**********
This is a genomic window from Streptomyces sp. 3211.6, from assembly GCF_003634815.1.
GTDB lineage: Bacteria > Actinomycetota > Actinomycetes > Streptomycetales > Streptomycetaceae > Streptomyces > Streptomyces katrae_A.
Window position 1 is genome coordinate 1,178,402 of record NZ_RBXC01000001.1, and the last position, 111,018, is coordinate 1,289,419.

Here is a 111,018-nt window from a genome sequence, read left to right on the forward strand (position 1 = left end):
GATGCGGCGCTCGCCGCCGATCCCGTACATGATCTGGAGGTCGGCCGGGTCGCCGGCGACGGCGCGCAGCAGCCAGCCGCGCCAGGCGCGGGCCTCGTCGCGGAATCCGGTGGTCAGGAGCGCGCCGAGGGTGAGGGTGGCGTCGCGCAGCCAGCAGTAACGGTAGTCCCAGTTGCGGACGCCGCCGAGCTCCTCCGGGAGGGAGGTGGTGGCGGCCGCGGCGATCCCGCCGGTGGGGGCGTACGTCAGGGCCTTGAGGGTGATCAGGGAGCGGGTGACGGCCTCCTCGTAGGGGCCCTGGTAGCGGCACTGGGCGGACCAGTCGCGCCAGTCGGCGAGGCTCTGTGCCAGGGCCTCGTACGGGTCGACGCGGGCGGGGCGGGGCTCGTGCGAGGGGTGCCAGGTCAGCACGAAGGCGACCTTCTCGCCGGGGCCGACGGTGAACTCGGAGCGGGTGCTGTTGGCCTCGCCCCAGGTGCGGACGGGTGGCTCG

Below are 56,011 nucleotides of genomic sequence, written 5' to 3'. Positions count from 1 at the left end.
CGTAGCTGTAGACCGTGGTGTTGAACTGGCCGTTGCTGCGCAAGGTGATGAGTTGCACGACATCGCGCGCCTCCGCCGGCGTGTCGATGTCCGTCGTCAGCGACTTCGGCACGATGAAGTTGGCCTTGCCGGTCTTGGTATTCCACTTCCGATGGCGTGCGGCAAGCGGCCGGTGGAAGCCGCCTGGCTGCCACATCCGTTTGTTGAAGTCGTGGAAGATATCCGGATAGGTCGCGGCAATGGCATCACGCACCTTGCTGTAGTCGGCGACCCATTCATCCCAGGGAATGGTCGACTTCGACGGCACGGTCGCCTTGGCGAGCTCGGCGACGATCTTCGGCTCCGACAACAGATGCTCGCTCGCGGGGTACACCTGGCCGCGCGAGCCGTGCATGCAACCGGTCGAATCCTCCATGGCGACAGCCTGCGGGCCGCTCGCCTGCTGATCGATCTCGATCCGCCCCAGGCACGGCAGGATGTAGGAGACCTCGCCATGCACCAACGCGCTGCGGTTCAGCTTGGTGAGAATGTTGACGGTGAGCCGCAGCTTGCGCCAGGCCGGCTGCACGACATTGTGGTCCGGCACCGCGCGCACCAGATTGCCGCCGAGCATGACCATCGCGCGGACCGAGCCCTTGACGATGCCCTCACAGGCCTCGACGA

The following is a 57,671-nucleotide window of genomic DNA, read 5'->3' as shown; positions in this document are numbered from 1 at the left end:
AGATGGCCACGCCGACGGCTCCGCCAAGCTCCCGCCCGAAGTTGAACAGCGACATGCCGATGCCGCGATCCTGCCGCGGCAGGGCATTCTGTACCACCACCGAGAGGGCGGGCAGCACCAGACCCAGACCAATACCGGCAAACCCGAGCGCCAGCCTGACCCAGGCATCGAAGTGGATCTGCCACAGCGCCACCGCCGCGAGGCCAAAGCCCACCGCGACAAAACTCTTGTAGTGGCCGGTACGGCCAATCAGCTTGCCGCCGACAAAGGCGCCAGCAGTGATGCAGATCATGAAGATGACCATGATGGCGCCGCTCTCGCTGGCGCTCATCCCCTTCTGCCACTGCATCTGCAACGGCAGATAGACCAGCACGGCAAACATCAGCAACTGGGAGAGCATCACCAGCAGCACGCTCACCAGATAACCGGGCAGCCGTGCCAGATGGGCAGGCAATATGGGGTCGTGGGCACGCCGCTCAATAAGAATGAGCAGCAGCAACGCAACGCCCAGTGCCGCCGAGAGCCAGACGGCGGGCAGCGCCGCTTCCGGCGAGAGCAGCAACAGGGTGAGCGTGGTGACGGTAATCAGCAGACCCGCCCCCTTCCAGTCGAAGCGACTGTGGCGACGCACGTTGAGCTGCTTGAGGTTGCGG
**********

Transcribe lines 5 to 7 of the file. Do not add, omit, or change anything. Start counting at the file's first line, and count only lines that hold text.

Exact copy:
GATGCGGCGCTCGCCGCCGATCCCGTACATGATCTGGAGGTCGGCCGGGTCGCCGGCGACGGCGCGCAGCAGCCAGCCGCGCCAGGCGCGGGCCTCGTCGCGGAATCCGGTGGTCAGGAGCGCGCCGAGGGTGAGGGTGGCGTCGCGCAGCCAGCAGTAACGGTAGTCCCAGTTGCGGACGCCGCCGAGCTCCTCCGGGAGGGAGGTGGTGGCGGCCGCGGCGATCCCGCCGGTGGGGGCGTACGTCAGGGCCTTGAGGGTGATCAGGGAGCGGGTGACGGCCTCCTCGTAGGGGCCCTGGTAGCGGCACTGGGCGGACCAGTCGCGCCAGTCGGCGAGGCTCTGTGCCAGGGCCTCGTACGGGTCGACGCGGGCGGGGCGGGGCTCGTGCGAGGGGTGCCAGGTCAGCACGAAGGCGACCTTCTCGCCGGGGCCGACGGTGAACTCGGAGCGGGTGCTGTTGGCCTCGCCCCAGGTGCGGACGGGTGGCTCG

Below are 56,011 nucleotides of genomic sequence, written 5' to 3'. Positions count from 1 at the left end.
CGTAGCTGTAGACCGTGGTGTTGAACTGGCCGTTGCTGCGCAAGGTGATGAGTTGCACGACATCGCGCGCCTCCGCCGGCGTGTCGATGTCCGTCGTCAGCGACTTCGGCACGATGAAGTTGGCCTTGCCGGTCTTGGTATTCCACTTCCGATGGCGTGCGGCAAGCGGCCGGTGGAAGCCGCCTGGCTGCCACATCCGTTTGTTGAAGTCGTGGAAGATATCCGGATAGGTCGCGGCAATGGCATCACGCACCTTGCTGTAGTCGGCGACCCATTCATCCCAGGGAATGGTCGACTTCGACGGCACGGTCGCCTTGGCGAGCTCGGCGACGATCTTCGGCTCCGACAACAGATGCTCGCTCGCGGGGTACACCTGGCCGCGCGAGCCGTGCATGCAACCGGTCGAATCCTCCATGGCGACAGCCTGCGGGCCGCTCGCCTGCTGATCGATCTCGATCCGCCCCAGGCACGGCAGGATGTAGGAGACCTCGCCATGCACCAACGCGCTGCGGTTCAGCTTGGTGAGAATGTTGACGGTGAGCCGCAGCTTGCGCCAGGCCGGCTGCACGACATTGTGGTCCGGCACCGCGCGCACCAGATTGCCGCCGAGCATGACCATCGCGCGGACCGAGCCCTTGACGATGCCCTCACAGGCCTCGACGA